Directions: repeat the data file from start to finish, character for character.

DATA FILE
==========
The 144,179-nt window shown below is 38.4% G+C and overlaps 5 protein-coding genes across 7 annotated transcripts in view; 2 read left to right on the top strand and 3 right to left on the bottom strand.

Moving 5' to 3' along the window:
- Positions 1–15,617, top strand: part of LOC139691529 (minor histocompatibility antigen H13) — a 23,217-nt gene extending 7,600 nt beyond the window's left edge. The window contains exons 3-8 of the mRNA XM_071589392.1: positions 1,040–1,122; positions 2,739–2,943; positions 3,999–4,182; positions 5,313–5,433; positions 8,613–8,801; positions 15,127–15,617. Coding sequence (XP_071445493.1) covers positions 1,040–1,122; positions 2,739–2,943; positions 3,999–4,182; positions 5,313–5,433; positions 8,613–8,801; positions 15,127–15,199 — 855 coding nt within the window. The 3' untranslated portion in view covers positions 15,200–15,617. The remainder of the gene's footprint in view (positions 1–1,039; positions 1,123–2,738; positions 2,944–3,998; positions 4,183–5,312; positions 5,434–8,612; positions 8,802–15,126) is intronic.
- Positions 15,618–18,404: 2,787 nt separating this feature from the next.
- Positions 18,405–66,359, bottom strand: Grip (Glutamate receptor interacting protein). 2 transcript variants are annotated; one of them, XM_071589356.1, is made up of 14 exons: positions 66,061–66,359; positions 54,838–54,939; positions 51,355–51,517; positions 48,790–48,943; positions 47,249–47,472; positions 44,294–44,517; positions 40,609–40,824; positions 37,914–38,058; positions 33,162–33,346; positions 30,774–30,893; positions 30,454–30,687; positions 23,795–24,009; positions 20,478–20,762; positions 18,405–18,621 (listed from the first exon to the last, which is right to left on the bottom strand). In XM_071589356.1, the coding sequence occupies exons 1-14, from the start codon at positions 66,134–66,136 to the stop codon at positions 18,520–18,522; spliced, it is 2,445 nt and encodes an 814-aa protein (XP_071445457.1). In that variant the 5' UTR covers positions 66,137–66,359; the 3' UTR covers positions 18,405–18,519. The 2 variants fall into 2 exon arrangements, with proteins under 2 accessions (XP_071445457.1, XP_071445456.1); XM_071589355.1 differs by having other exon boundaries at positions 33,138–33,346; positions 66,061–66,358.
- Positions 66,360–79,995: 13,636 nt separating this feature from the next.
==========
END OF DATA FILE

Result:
The 144,179-nt window shown below is 38.4% G+C and overlaps 5 protein-coding genes across 7 annotated transcripts in view; 2 read left to right on the top strand and 3 right to left on the bottom strand.

Moving 5' to 3' along the window:
- Positions 1–15,617, top strand: part of LOC139691529 (minor histocompatibility antigen H13) — a 23,217-nt gene extending 7,600 nt beyond the window's left edge. The window contains exons 3-8 of the mRNA XM_071589392.1: positions 1,040–1,122; positions 2,739–2,943; positions 3,999–4,182; positions 5,313–5,433; positions 8,613–8,801; positions 15,127–15,617. Coding sequence (XP_071445493.1) covers positions 1,040–1,122; positions 2,739–2,943; positions 3,999–4,182; positions 5,313–5,433; positions 8,613–8,801; positions 15,127–15,199 — 855 coding nt within the window. The 3' untranslated portion in view covers positions 15,200–15,617. The remainder of the gene's footprint in view (positions 1–1,039; positions 1,123–2,738; positions 2,944–3,998; positions 4,183–5,312; positions 5,434–8,612; positions 8,802–15,126) is intronic.
- Positions 15,618–18,404: 2,787 nt separating this feature from the next.
- Positions 18,405–66,359, bottom strand: Grip (Glutamate receptor interacting protein). 2 transcript variants are annotated; one of them, XM_071589356.1, is made up of 14 exons: positions 66,061–66,359; positions 54,838–54,939; positions 51,355–51,517; positions 48,790–48,943; positions 47,249–47,472; positions 44,294–44,517; positions 40,609–40,824; positions 37,914–38,058; positions 33,162–33,346; positions 30,774–30,893; positions 30,454–30,687; positions 23,795–24,009; positions 20,478–20,762; positions 18,405–18,621 (listed from the first exon to the last, which is right to left on the bottom strand). In XM_071589356.1, the coding sequence occupies exons 1-14, from the start codon at positions 66,134–66,136 to the stop codon at positions 18,520–18,522; spliced, it is 2,445 nt and encodes an 814-aa protein (XP_071445457.1). In that variant the 5' UTR covers positions 66,137–66,359; the 3' UTR covers positions 18,405–18,519. The 2 variants fall into 2 exon arrangements, with proteins under 2 accessions (XP_071445457.1, XP_071445456.1); XM_071589355.1 differs by having other exon boundaries at positions 33,138–33,346; positions 66,061–66,358.
- Positions 66,360–79,995: 13,636 nt separating this feature from the next.